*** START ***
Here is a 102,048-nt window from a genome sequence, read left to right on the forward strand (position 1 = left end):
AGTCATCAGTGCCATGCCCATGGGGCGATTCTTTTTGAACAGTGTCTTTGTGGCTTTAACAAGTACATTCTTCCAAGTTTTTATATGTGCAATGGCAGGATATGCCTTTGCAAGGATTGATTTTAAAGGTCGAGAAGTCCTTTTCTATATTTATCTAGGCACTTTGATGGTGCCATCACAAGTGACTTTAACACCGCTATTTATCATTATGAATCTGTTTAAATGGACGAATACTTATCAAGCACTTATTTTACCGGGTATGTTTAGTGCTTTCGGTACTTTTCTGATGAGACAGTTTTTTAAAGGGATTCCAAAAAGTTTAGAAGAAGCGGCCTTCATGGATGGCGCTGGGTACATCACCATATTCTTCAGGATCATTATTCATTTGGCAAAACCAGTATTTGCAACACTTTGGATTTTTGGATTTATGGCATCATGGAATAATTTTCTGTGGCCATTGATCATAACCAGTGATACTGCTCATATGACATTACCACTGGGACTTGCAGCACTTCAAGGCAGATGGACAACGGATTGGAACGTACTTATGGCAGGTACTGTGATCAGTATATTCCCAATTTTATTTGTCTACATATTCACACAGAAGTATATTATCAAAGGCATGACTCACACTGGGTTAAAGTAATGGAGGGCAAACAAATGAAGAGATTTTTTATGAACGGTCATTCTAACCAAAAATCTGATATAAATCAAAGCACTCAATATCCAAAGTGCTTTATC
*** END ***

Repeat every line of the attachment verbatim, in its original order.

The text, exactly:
Here is a 102,048-nt window from a genome sequence, read left to right on the forward strand (position 1 = left end):
AGTCATCAGTGCCATGCCCATGGGGCGATTCTTTTTGAACAGTGTCTTTGTGGCTTTAACAAGTACATTCTTCCAAGTTTTTATATGTGCAATGGCAGGATATGCCTTTGCAAGGATTGATTTTAAAGGTCGAGAAGTCCTTTTCTATATTTATCTAGGCACTTTGATGGTGCCATCACAAGTGACTTTAACACCGCTATTTATCATTATGAATCTGTTTAAATGGACGAATACTTATCAAGCACTTATTTTACCGGGTATGTTTAGTGCTTTCGGTACTTTTCTGATGAGACAGTTTTTTAAAGGGATTCCAAAAAGTTTAGAAGAAGCGGCCTTCATGGATGGCGCTGGGTACATCACCATATTCTTCAGGATCATTATTCATTTGGCAAAACCAGTATTTGCAACACTTTGGATTTTTGGATTTATGGCATCATGGAATAATTTTCTGTGGCCATTGATCATAACCAGTGATACTGCTCATATGACATTACCACTGGGACTTGCAGCACTTCAAGGCAGATGGACAACGGATTGGAACGTACTTATGGCAGGTACTGTGATCAGTATATTCCCAATTTTATTTGTCTACATATTCACACAGAAGTATATTATCAAAGGCATGACTCACACTGGGTTAAAGTAATGGAGGGCAAACAAATGAAGAGATTTTTTATGAACGGTCATTCTAACCAAAAATCTGATATAAATCAAAGCACTCAATATCCAAAGTGCTTTATC